Two hours northwest of Austin lies a hiker’s oasis in Colorado Bend State Park. Not only does the park offer 35 miles (56 km) of hiking trails and bike paths, but there’s also the beautiful 70-foot (21-meter) waterfall, Gorman Falls. Visitors can take a guided tour of Gorman Falls, and enjoy a two-hour, 3/4-mile, round-trip hike. The park also includes Spicewood Springs – a nice place to cool off – and cavern tours of nearby caves. There are 155 bird species in the park, and camping is available. When parking is full at Colorado Bend, the park closes for up to four hours, so plan accordingly.
Children and adults alike love to play paleontologist for a day and a great place to do so is Dinosaur Valley State Park, about an hour southwest of Fort Worth. Around 113 million years ago, this area was home to herbivorous and carnivorous dinosaurs, whose footprints were preserved in the mud. Today, visitors can walk along the bed of the Paluxy River and see these tracks, which belonged to therapods (a smaller relative of the Tyrannosaurus rex) and sauropods (similar to a Brachiosaurus). Birders can see two species of endangered birds in the park: the golden-cheeked warbler and black-capped vireo. Hiking, mountain biking, fishing, swimming, horseback riding, and geocaching are also available. There are 20 miles (32 km) of trails to explore and campsites for backpacking and regular camping.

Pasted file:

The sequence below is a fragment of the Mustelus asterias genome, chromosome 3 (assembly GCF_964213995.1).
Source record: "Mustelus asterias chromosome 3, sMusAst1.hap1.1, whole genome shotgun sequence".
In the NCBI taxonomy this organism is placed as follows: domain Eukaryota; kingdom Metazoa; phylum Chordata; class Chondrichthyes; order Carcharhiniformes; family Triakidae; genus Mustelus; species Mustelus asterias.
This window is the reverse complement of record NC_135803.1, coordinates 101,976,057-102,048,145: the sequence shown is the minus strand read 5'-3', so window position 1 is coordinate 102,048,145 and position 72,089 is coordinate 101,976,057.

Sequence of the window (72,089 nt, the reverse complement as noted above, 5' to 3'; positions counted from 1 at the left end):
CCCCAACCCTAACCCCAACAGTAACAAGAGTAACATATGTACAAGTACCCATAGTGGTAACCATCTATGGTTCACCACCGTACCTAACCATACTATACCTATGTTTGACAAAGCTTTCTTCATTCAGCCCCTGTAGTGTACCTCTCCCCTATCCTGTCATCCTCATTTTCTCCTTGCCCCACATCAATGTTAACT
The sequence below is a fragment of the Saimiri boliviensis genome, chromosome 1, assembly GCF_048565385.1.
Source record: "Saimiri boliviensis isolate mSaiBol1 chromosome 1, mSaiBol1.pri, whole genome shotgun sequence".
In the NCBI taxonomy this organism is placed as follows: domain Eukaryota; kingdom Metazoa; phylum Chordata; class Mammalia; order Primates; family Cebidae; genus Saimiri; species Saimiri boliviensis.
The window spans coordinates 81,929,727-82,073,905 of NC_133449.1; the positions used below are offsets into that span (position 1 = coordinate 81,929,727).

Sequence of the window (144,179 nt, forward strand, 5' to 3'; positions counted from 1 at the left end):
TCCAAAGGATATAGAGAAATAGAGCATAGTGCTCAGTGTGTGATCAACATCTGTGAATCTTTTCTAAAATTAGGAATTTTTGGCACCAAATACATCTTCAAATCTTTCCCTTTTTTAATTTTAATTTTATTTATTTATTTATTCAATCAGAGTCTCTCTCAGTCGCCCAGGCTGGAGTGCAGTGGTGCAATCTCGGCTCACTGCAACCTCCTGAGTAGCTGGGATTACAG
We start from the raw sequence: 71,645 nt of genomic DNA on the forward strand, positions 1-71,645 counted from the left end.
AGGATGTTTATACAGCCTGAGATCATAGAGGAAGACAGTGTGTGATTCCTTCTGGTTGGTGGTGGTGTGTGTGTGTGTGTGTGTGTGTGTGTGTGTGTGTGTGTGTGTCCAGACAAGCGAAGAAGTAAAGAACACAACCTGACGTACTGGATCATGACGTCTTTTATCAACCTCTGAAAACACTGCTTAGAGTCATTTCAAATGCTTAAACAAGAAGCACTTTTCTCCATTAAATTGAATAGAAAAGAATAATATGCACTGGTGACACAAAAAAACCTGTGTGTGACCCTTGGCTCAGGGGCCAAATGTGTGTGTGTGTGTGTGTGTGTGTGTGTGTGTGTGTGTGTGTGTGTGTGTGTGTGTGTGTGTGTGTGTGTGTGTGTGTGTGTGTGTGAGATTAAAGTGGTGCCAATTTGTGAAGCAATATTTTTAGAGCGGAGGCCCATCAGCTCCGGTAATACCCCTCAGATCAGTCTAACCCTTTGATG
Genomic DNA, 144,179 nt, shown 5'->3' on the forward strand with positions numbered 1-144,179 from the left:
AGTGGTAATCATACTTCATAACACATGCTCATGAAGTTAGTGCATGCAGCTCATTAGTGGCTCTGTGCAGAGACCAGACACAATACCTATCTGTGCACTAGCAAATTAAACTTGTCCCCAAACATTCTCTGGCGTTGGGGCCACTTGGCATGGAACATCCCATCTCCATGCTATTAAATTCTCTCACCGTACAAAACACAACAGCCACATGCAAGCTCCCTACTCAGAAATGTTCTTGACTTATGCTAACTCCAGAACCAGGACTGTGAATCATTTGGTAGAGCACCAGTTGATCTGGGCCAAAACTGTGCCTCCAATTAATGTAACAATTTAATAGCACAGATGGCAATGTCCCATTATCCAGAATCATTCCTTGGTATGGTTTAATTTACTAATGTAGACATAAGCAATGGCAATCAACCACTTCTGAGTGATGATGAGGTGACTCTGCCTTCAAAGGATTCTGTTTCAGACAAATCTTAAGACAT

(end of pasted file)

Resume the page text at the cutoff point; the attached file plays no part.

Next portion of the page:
For those wanting to try out a new sport, Monahans Sandhills State Park is just the place. Located about 30 minutes west of Odessa, this park has 3,840 acres (1,553 hectares) of sand dunes, some reaching 70 feet (21 meters) high. The park is a small portion of a dune field that extends farther into Texas and New Mexico. Here, visitors can rent sand toboggans and disks for ripping down the dunes at park headquarters or strap on a snowboard and “surf” down the dunes. There’s also an 800-acre (323 hectare) equestrian area and a trailer parking area. Three campsites are available.
Stretching 18 miles (28 km) from Port Aransas to Corpus Christi, Mustang Island was named for the wild horses that once roamed the island. Today, the barrier island is home to Mustang Island State Park, where visitors can soak up the sun, catch a wave, mountain bike, fish, overnight at one of its 100 campsites, and more. Kayakers can head out on the Mustang Island State Park Paddling Trail, which offers 20 miles (32 km) of trails and birding opportunities. Two species of sea turtles, juvenile Atlantic green sea turtles and the Kemp’s ridley sea turtle, visit the island, so guests can watch for them – just don’t touch. The Kemp’s ridley is the most endangered and smallest sea turtle. Visitors should notify Texas Parks and Wildlife staff immediately if a sea turtle is spotted on the beach.
A natural lake, Caddo Lake State Park embodies true East Texas geography. A network of bayous sits idly underneath towering bald cypress trees draped with Spanish moss, creating a picturesque portion of the 26,810-acre (10,850-hectare) lake. Visitors can fish or paddle these waters, which are home to more than 70 species of fish. Canoes are available to rent in the park, or guests can bring their own and explore more than 50 miles (80 km) of paddling trails in the Caddo Lake area. Full disclosure, there are alligators in these waters, along with beavers, minks, and other wildlife. Boating is also allowed, and hiking and geocaching are plentiful. Campers can choose from 46 campsites, a screened shelter, or one of nine cabins.